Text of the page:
Effective immediately, the Athens-Hocking Recycling Centers (AHRC) are no longer accepting “film plastics” in mixed recycling, according to an email sent to all AHRC customers last Wednesday.
Asked if the nonprofit expects to accept film plastic in the future – such as plastic grocery bags, bread bags, sandwich bags and shrink wrap – AHRC Director Bruce Underwood answered that it’s possible but not likely.
“I don’t foresee it in the near future,” Underwood said, adding that most recycling centers already don’t accept film plastics due to issues with contamination and the difficulties recycling the material.
“Our facility was designed in a such a way that we pull them out earlier in the process,” Underwood said of plastic bags and other film plastics, some of which still makes it through the processing machinery further down the line, and has caused maintenance issues at times. Plastics “clogging up equipment and not being easily recyclable” are some of the primary reasons why most recycling centers avoid the material, Underwood said.
To top it off, film plastics have low value in recent and current markets for recycled plastics, Underwood said. The market has struggled since international bans on accepting film plastics for recycling left the U.S. and other nations scrambling to find buyers.
Roughly one-third of all recyclable materials in the U.S. is shipped out of the country, and nearly half of those exports historically have gone to China, according to an NPR report. “For decades, China has used recyclables from around the world to supply its manufacturing boom. But [last] summer, it declared that this ‘foreign waste’ includes too many other non-recyclable materials that are ‘dirty,’ even ‘hazardous,’” NPR reported last fall. In its filing with the World Trade Organization last July, China listed 24 types of solid wastes it would ban to protect its “environmental interests and people’s health.”
Since then, other countries have followed suit with bans on a variety of plastic materials, as well as bans on various types of electronic waste. Thailand and Vietnam each has announced bans on tech waste and plastics in the last couple of months, according to Reuters.
Underwood said AHRC decided at the start of July to stop accepting film plastics. Other than the material’s low value, however, the primary reason that AHRC no longer will accept film plastics is contamination.
“Our buyer for this material is no longer accepting film plastic from AHRC due to low material values and contamination issues,” the news release states. “... Contamination in general is something that AHRC continually deals with at the sorting facility.”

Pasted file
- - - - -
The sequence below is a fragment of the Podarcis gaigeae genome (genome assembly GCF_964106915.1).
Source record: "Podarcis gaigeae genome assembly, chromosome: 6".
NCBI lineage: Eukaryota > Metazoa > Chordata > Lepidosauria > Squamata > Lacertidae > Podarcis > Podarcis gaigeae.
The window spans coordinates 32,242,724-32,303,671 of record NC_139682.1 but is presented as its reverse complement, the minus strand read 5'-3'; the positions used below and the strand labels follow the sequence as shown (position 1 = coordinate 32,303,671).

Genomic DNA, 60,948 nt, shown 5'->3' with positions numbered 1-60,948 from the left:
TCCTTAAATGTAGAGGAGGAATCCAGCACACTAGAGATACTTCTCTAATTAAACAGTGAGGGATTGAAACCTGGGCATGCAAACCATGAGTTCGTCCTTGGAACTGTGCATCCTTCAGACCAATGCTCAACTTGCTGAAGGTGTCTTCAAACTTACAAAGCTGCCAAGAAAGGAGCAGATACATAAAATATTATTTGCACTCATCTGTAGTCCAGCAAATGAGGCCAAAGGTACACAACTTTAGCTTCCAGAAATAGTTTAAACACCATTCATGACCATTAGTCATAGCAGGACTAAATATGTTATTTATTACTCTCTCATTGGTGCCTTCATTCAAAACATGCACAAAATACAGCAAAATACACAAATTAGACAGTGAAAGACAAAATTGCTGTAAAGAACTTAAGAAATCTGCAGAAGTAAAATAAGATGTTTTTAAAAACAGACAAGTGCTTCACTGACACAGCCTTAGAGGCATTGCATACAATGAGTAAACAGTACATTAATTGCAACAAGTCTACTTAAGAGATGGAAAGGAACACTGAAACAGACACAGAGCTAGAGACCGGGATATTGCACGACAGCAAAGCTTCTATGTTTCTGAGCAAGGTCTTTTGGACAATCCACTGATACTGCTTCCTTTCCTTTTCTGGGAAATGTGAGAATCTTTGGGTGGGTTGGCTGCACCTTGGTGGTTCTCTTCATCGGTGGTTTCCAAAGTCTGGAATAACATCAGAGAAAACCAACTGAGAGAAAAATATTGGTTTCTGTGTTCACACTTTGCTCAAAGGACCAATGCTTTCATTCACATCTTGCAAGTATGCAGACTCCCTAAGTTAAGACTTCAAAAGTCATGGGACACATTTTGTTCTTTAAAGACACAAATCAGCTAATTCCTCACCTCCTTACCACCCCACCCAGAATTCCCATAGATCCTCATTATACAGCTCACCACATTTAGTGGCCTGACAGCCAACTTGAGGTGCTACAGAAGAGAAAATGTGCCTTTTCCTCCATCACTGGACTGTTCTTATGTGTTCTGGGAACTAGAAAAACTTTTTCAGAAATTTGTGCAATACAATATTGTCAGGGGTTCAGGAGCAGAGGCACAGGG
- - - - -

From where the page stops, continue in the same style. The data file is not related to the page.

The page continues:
In an email Friday, Underwood said some “common contaminates are liquids, food and food residues (from not cleaning things out or from putting food or liquids in their mixed recycling),” adding that not all film plastics are the same and they are cost prohibitive for AHRC to separate.
The release suggests that individuals find alternate locations to drop off grocery bags and other film plastics for recycling, avoid or reduce the use of them, or place them in the trash. Interested individuals can visit plasticfilmrecycling.org to find recycling drop-off locations. A quick search by The NEWS found two locations in Athens where residents can drop off plastic bags for recycling: Walmart and Lowe’s, both on East State Street.
Now that the nonprofit is not accepting film plastics, there should be less potential damage to machines at AHRC, which could save money. Underwood said. however, there’s still an ultimate cost.
“This material is going to the landfill,” Underwood said. “We want people to stop putting it in there but we’re still seeing the bags, so for now we have costs to the landfill.”
Plastic bags that do arrive at the center can also contaminate other material processing streams. “A lot of plastic ends up on the paper line, so that’s an added expense to get it out of the paper,” Underwood said.
The category of materials containing film plastic and other unwanted materials is so broad, Underwood couldn’t offer an all-encompassing list. “Things like the bags that coffee comes in or potato chip bags… those are definitely landfill materials and should not be put in (recycling) bags or carts,” Underwood said, as those items are lined with aluminum and contain film plastic, as well. Plastic food wrap, cellophane, plastic-lined takeout containers and other materials also contain film plastics and are not acceptable, Underwood said.
“If you have any questions, please do a little research,” he suggested. “Call the center, ask for clarification on what materials would or would not be acceptable... A little bit of research on the internet could” provide more information.
“The good rule of thumb: if it’s really thin and flimsy… not rigid, not meant to hold liquid or food stuff in a way that a water bottle would,” Underwood said, it’s likely not an accepted material.
For a while now, AHRC has been offering this simple advice: When in doubt about a material, don’t place it with the recycling.